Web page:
HST.508 | Fall 2002 | Graduate, Undergraduate

Genomics and Computational Biology


LEC # Topics Readings
1 Intro 1: Course overview and introduction to the computational side of computational biology. Why use Perl & Mathematica? Write and run simple scripts. We will also assign sections addressing Biology, computing, and advanced topics. Questionaires due. Mount Chapter 1. Gibas & Jambeck (G&J) Chapters 1, 2, 12 (Those running Unix may find G&J Chaps. 3-5 useful). Students familiar with the above topics should look ahead to next week’s readings.
2 Intro 2: Biological Side of Computational Biology; Central Dogma; Comparative Genomics; Models & Real World Applications
Note: Please take your initial observations about Problem Set#1 to you first section meetings (i.e. check that you actually have access to Perl & Mathematica).
For non-biologists: Primer on molecular biology (PDF) and Molecular Biology for Computer Scientists.
3 DNA 1: Genome Sequencing, Polymorphisms, Populations, Statistics, Pharmacogenomics; Databases.
Note: Problem Set #1 is due at the start of class. (Answers will be posted 48 hrs later.)
Mount Chap. 2 & 7. G&J Chap. 6, 11, pp. 294-303.
Advanced: Pritchard, JK. Are Rare Variants Responsible for Susceptibility to Complex Diseases? Am. J. Hum Gen. 69:124.
4 DNA 2: Dynamic Programming, Blast, Multi-alignment, HiddenMarkovModels. Mount Chap. 3. Durbin Chap. 3-5, G&J Chap. 7, 8 (pp. 191-9). Smith T. F., Waterman M. S. “Identification of Common Molecular Subsequences. J Mol Biol 1981 147:195-7.
5 RNA 1: Microarrays, Library Sequencing and Quantitation Concepts.
Note: Problem Set #2 is due.
Lockhart and Winzeler. Genomics, Gene Expression and DNA Arrays. Mount Chap. 10. G&J pp. 311-317. Nature 2000 405:827-36.
6 RNA 2: Clustering by Gene or Condition and Other Regulon Data Sources Nucleic Acid Motifs; The Nature of Biological “proofs”. Tavazoie et al. Systematic Determination of Genetic Network Architecture. G&J 1999, pp. 205-214. Nature Genetics 22:281-5.
7 Proteins 1: 3D Structural Genomics, Homology, Catalytic and Regulatory Dynamics, Function & Drug Design.
Note: Problem Set #3 is due.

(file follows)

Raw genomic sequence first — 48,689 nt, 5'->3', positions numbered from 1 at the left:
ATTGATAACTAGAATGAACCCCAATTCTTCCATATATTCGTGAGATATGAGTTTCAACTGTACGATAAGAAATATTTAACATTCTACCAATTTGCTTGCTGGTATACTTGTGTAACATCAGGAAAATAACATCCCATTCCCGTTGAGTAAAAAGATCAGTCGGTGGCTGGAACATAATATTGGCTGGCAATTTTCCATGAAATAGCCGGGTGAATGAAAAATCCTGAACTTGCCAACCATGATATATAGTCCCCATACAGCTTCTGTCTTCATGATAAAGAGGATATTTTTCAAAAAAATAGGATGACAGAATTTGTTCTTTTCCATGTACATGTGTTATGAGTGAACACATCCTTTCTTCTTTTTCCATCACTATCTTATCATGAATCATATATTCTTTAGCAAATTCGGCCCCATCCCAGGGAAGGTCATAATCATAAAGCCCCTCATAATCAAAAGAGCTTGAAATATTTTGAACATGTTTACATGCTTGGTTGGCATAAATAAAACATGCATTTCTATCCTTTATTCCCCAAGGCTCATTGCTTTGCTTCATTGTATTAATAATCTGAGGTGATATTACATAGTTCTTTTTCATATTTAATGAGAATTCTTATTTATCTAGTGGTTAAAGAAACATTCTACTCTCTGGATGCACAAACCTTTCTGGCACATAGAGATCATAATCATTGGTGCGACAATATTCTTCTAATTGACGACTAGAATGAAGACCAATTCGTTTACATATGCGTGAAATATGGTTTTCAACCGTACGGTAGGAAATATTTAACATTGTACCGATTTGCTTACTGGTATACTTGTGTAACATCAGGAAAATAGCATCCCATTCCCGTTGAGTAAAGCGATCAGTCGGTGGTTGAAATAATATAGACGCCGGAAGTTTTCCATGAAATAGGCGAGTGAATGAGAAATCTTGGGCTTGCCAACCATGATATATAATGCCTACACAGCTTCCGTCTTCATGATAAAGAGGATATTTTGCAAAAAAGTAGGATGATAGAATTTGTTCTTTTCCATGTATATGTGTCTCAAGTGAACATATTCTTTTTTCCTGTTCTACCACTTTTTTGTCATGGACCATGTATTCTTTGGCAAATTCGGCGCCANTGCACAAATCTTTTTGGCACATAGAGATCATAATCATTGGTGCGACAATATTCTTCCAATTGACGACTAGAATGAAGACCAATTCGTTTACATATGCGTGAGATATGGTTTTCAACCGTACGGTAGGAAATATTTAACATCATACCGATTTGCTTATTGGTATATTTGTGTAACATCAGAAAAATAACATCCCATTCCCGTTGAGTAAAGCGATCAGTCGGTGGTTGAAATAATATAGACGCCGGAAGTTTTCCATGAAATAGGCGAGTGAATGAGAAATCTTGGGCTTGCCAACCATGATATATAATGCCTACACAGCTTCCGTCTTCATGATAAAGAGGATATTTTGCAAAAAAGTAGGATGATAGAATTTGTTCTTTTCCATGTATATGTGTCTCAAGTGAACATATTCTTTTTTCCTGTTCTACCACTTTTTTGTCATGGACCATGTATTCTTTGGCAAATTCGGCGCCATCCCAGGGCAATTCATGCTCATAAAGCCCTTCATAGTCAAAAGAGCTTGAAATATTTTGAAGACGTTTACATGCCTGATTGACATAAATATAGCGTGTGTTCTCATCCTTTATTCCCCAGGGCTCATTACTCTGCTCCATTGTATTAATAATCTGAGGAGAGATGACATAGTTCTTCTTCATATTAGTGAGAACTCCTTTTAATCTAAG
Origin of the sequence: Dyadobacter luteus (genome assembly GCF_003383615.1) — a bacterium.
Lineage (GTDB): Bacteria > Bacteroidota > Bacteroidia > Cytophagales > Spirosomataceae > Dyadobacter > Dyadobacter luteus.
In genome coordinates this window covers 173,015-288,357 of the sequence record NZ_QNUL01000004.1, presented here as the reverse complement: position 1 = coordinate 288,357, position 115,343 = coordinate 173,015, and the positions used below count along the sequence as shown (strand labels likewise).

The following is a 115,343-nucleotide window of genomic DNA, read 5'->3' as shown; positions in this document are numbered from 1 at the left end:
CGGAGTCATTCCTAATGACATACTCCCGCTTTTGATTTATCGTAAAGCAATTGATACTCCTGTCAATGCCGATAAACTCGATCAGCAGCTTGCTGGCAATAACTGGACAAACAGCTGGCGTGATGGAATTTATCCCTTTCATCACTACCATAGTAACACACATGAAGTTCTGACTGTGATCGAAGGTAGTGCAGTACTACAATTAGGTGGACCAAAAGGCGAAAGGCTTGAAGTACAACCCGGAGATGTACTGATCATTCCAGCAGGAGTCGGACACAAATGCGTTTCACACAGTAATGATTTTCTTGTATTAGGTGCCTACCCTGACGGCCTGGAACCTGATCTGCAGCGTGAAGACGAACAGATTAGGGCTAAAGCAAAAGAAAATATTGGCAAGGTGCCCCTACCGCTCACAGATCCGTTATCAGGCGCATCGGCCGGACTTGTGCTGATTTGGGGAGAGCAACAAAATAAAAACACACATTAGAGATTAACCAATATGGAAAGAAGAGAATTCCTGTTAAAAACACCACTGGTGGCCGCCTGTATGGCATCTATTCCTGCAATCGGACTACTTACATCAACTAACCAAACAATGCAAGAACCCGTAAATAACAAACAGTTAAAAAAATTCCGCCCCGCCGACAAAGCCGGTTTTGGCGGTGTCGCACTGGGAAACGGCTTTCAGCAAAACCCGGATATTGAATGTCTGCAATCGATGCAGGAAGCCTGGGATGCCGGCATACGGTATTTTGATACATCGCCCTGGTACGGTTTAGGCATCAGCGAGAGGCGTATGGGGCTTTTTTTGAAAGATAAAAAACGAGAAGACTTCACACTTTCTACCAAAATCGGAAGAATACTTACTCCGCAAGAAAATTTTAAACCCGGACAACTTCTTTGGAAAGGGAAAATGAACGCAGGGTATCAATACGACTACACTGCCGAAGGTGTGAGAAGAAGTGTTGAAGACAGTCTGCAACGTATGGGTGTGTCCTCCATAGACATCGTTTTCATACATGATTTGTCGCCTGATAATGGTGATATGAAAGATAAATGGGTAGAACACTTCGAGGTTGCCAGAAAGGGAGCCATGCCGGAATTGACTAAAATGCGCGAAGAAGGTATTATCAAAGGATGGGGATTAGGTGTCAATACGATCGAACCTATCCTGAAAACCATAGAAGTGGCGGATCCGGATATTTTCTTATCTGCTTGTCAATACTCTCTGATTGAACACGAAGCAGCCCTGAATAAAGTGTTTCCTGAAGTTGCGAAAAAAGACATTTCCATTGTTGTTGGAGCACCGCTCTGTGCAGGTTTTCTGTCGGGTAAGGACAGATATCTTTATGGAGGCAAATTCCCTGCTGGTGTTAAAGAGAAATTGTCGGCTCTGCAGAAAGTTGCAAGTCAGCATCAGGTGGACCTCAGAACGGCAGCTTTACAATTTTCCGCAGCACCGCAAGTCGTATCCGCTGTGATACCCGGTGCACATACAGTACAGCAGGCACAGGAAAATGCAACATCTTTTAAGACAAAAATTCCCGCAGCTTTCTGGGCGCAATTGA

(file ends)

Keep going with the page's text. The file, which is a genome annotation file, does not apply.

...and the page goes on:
G&J Chap. 9 pp. 215-29 and Chap. 10. Advanced: Thompson J., et al. “Analysis of Mutations at Residues A2451 and G2447 of 23S rRNA in the Peptidyltransferase Active Site of the 50S Ribosomal Subunit.” PNAS 98, 16 (Jul 31 2001): 9002-9007.
8 Proteins 2: Mass Spectrometry, Post-synthetic Modifications, Quantitation of Proteins, Metabolites, & Interactions. Ideker, et al. Integrated Genomic and Proteomic Analyses of a Systematically Perturbed Metabolic Network. Chap. 11 pp. 321-328. G&J. Science 292:929 (2001).
9 Networks 1: Systems Biology, Metabolic Kinetic & Flux Balance Optimization Methods.
Note: Problem Set #4 is due. (#5 will be available but not due until after lecture 13.)
Edwards and Palsson. Metabolic Flux Balance Analysis and the in Silico Analysis of Escherichia Coli K-12 Gene Deletions. BMC Bioinformatics 1, 1 (2000): 1.
Jamshidi, N., et al. Dynamic Simulation of the Human Red Blood Cell Metabolic Network. Bioinformatics 2001 Mar;17(3):286-287.
10 Networks 2: Molecular Computing, Self-assembly, Genetic Algorithms, Neural Networks. Hopfield, J. J. Odor Space and Olfactory Processing: Collective Algorithms and Neural Implementation. PNAS 96, 22 (1999): 12506-12511.
11 Networks 3: The Future of Computational Biology: Cellular, Developmental, Social, Ecological & Commercial Models. Bagowski, C. P., and J. E. Ferrell. Bistability in the JNK Cascade. Curr Biol 2001 Aug 7;11(15):1176-1182.
12 Project Presentations; All written project reports and overhead slides (for presentations) due.  
13 Project Presentations.  
14 Project Presentations; Problem Set #5 due.  

Please note: These “recommended texts” etc. are not required. They are rough order of decreasing relevance. They do not perfectly cover key topics of interest including quantitative functional-genomics, linkage/population genomics, and biosystem modeling. Beginning after the first problem set we will assign readings from primary bioinformatics articles. These will focus on those subjects and help teach the important skills of reading cutting-edge research, but will cover only part of the lecture material.

Tisdall, James. Beginning Perl for Bioinformatics. O’Reilly & Assoc. 2001.

Mount, David. Bioinformatics: Sequence and Genome Analysis. CSHL 2001.

Hunter, L. (ed.) Molecular Biology for Computer Scientists. Recommended for all non-biologists.

Brown, T. A. Genomes. A good biology reference.

Durbin, Richard, S. Eddy, A. Krogh, and G. Mitchison. Biological Sequence Analysis: Probabilistic Models of Proteins and Nucleic Acids. This book covers basic and advanced models for sequence analysis.

Weiss, Neil A. Introductory Statistics. 5th ed. Addison-Wesley, 1999.

Mathematica 4.2.

Gibas, Cynthia, and Per Jambeck. Developing Bioinformatics Computer Skills. O’Reilly, 2001.

Walsh, Linda. The Perl CD Bookshelf. O’Reilly. This CD contains 6 “books” that might supplement numerous free resources on the web: General Perl documents & download.

Course Info

As Taught In
Fall 2002